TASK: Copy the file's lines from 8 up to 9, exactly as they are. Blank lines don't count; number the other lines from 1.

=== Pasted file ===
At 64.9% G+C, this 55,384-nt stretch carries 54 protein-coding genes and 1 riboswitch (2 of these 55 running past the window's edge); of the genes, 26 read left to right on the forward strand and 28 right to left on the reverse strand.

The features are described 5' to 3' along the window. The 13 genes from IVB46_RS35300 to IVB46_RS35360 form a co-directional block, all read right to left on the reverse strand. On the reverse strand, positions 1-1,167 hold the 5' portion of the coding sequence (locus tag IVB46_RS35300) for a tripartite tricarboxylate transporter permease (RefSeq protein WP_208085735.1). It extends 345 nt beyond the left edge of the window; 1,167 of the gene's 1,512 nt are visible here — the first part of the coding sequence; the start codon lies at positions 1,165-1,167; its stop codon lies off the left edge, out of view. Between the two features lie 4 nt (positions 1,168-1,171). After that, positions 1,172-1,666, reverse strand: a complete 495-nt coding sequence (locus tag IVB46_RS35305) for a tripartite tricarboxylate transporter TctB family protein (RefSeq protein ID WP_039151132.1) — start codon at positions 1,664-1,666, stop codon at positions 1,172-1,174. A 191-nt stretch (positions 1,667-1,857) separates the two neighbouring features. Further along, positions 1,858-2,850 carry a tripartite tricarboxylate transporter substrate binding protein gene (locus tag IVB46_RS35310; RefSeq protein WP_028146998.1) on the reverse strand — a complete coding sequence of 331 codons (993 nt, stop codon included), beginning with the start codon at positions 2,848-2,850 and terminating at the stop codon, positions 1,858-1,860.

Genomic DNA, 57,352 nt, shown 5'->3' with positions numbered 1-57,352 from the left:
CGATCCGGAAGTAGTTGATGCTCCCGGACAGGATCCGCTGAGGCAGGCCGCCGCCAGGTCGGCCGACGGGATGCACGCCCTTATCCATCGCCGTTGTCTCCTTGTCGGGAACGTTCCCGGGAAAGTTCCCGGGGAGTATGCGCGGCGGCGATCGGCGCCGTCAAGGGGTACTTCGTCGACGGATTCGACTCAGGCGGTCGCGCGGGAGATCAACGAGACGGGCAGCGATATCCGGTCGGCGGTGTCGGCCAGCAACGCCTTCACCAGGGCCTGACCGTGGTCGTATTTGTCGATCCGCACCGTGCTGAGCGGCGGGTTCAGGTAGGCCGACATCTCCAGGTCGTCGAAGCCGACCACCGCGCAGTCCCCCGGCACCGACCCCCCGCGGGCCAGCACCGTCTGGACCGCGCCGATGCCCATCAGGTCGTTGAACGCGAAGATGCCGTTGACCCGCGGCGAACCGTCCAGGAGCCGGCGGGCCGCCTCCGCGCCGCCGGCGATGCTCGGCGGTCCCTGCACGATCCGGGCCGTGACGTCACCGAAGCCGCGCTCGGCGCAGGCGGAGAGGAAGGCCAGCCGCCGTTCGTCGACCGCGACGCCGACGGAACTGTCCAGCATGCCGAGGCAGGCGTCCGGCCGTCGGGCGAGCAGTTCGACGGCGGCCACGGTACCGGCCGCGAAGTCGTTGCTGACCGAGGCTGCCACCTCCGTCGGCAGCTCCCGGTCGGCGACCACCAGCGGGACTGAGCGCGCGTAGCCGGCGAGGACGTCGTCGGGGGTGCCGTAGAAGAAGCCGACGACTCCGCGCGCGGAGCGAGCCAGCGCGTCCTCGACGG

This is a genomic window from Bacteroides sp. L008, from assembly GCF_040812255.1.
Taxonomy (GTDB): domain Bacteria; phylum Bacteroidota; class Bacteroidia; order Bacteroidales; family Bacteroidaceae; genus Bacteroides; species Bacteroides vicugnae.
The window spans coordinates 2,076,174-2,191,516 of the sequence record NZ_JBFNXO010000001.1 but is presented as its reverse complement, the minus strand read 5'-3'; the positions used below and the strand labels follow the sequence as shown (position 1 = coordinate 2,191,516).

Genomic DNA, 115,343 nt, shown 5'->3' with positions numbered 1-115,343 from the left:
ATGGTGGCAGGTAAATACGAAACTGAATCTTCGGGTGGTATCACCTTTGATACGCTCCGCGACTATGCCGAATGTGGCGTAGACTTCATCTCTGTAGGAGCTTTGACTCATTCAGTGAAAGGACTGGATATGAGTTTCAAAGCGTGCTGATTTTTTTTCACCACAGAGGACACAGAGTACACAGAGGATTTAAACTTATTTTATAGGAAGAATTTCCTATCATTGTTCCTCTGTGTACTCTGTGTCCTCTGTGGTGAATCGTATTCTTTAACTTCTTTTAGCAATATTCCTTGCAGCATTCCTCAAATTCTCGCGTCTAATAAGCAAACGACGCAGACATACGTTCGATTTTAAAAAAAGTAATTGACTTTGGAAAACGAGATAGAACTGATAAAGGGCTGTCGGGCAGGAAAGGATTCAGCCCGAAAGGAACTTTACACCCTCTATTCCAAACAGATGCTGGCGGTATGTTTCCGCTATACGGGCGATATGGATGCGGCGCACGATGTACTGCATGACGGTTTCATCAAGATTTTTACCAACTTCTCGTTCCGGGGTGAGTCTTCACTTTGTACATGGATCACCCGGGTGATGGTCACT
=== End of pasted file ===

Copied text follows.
Genomic DNA, 115,343 nt, shown 5'->3' with positions numbered 1-115,343 from the left:
ATGGTGGCAGGTAAATACGAAACTGAATCTTCGGGTGGTATCACCTTTGATACGCTCCGCGACTATGCCGAATGTGGCGTAGACTTCATCTCTGTAGGAGCTTTGACTCATTCAGTGAAAGGACTGGATATGAGTTTCAAAGCGTGCTGATTTTTTTTCACCACAGAGGACACAGAGTACACAGAGGATTTAAACTTATTTTATAGGAAGAATTTCCTATCATTGTTCCTCTGTGTACTCTGTGTCCTCTGTGGTGAATCGTATTCTTTAACTTCTTTTAGCAATATTCCTTGCAGCATTCCTCAAATTCTCGCGTCTAATAAGCAAACGACGCAGACATACGTTCGATTTTAAAAAAAGTAATTGACTTTGGAAAACGAGATAGAACTGATAAAGGGCTGTCGGGCAGGAAAGGATTCAGCCCGAAAGGAACTTTACACCCTCTATTCCAAACAGATGCTGGCGGTATGTTTCCGCTATACGGGCGATATGGATGCGGCGCACGATGTACTGCATGACGGTTTCATCAAGATTTTTACCAACTTCTCGTTCCGGGGTGAGTCTTCACTTTGTACATGGATCACCCGGGTGATGGTCACT